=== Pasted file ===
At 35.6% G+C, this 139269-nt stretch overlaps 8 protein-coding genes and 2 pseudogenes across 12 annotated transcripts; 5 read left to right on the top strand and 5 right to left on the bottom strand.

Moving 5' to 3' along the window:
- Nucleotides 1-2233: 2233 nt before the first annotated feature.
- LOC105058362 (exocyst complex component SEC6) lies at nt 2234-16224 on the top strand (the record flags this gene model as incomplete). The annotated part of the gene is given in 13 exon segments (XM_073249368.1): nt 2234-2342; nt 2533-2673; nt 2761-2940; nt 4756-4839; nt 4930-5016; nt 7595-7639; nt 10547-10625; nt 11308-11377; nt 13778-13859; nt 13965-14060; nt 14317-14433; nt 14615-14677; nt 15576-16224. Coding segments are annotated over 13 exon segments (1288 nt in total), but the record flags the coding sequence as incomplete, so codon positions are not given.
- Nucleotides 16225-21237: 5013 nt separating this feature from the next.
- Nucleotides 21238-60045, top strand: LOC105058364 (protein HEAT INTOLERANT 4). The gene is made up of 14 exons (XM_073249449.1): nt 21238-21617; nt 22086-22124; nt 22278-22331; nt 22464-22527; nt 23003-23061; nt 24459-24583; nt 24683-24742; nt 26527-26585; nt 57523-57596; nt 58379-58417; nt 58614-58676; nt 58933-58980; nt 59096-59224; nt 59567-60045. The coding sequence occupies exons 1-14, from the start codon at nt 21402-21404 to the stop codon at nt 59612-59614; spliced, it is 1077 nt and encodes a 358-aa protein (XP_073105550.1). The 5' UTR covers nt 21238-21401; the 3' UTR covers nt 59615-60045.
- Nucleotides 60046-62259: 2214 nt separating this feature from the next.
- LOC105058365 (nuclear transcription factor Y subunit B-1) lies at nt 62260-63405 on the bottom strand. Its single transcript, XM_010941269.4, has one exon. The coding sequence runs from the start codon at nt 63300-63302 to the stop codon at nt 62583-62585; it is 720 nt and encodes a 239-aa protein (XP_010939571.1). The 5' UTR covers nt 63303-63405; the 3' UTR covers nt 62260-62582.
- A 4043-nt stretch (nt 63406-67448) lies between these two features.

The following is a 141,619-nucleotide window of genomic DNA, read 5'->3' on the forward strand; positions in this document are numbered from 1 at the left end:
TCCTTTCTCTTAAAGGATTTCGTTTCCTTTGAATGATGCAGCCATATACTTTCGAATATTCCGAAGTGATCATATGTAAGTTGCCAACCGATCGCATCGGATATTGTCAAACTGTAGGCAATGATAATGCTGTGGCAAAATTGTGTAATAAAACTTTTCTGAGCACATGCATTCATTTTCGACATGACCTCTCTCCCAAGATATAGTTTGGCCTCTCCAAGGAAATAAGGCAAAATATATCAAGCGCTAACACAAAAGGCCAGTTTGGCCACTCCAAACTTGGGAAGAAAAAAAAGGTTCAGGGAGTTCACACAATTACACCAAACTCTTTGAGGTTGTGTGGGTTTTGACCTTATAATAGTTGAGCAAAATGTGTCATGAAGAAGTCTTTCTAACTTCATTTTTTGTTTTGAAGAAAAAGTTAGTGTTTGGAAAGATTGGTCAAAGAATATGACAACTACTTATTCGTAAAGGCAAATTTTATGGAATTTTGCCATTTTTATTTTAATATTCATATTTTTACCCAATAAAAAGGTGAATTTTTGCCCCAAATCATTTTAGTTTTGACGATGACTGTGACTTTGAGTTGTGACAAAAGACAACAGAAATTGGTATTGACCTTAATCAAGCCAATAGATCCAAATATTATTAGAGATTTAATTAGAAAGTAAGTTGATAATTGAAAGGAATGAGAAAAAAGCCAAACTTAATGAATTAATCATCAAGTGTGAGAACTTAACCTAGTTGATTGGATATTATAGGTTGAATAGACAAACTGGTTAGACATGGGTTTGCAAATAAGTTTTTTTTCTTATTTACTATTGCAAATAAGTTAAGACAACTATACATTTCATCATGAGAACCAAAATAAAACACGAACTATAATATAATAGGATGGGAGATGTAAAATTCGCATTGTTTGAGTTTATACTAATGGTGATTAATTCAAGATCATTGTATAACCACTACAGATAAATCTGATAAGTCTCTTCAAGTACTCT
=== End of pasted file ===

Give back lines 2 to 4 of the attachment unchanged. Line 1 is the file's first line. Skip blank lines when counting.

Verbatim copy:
Moving 5' to 3' along the window:
- Nucleotides 1-2233: 2233 nt before the first annotated feature.
- LOC105058362 (exocyst complex component SEC6) lies at nt 2234-16224 on the top strand (the record flags this gene model as incomplete). The annotated part of the gene is given in 13 exon segments (XM_073249368.1): nt 2234-2342; nt 2533-2673; nt 2761-2940; nt 4756-4839; nt 4930-5016; nt 7595-7639; nt 10547-10625; nt 11308-11377; nt 13778-13859; nt 13965-14060; nt 14317-14433; nt 14615-14677; nt 15576-16224. Coding segments are annotated over 13 exon segments (1288 nt in total), but the record flags the coding sequence as incomplete, so codon positions are not given.